Ruby Keeler was an unknown actress when she starred in the 1933 production of Busby Berkeley's 42nd Street.
But the movie was so popular she was able to land two more splashy musicals that same year — and seven more by the end of the decade. There was nothing extraordinary about her talents as a vocalist or as an actress, but audiences of the Depression era really bought into Keeler's "innocent" onstage persona. In fact, they craved it.
Her life story was also a source of optimism for many during bleak times. She had truly earned her way to stardom, rather than being born into it. And unlike more graceful, natural performers, she had to work hard when she was onstage. They loved that about her.
But while Keeler was a huge star during the '30s, as the decade wound down, so did her career. Her marriage to Al Jolson came unraveled, and in 1940, she remarried outside Hollywood to a wealthy real estate broker and retired from showbiz — for what she thought would be forever.
Thirty years later, the nation had survived World War II, a baby boom, television, Elvis, the civil rights movement, a presidential assassination, the Beatles, anti-war demonstrations, hippies, and astronauts walking on the moon.
Basically, there were a lot of reasons to forget about Ruby Keeler.
But she had come back, this time as a 61-year-old grandmother, performing in No, No, Nanette — a creaky old '20s musical that centers on a young flapper. The Broadway producer told her that if she agreed to do the play, she'd only have to do two musical numbers.
From the very first preview in Boston, the audience greeted Keeler like an old friend, as she told an interviewer on opening night. What the people in the audience hadn't imagined was what it would do to them: Seeing her was like a fountain of youth.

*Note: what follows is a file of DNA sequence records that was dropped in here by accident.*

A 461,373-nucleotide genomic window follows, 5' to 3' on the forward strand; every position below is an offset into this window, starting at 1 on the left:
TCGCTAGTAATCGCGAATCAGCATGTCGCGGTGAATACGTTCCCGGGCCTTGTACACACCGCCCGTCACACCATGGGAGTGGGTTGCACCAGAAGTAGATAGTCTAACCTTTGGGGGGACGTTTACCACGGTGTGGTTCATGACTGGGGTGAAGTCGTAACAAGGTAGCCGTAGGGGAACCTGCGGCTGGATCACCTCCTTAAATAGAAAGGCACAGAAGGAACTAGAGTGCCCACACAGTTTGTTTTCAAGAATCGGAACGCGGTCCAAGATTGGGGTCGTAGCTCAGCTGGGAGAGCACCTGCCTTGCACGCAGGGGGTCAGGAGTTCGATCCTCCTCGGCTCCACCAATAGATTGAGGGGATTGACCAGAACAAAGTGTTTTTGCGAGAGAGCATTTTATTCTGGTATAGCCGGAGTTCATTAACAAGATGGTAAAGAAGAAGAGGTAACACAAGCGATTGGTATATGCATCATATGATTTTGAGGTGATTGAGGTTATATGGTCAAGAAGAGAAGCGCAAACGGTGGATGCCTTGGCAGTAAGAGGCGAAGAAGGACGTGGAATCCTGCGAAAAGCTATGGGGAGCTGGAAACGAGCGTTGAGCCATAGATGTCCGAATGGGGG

Especially when they realized she'd put on her tap shoes.
A New York Times critic described the audience response to Keeler as "part nostalgia, part astonishment" at this model of "sobriety" hoofing with chorus boys half her age who were wearing sweaters so bright and zigzaggy, they looked like "a trainload of tigers struck by lightning." Madness was all around her, said the critic, but there was no madness to the diligent, dutiful kid who'd gone out there a youngster and was coming back a star.
Comebacks are usually about reinvention, but not this one. Keeler still couldn't act or sing. But she worked hard up there onstage, just as she had on-screen, and when audiences saw her, they remembered the determined Depression-era youngster, and their own determined Depression-era youth.
Outside the theater were things like Vietnam, psychedelia, all manner of the new. But up onstage, Keeler was as she'd always been. Eight shows a week through two years on Broadway and another two on the road. Working hard to make people happy, and fueling a nostalgia craze — one that would permeate 1970s entertainment much as the counterculture had the 1960s.
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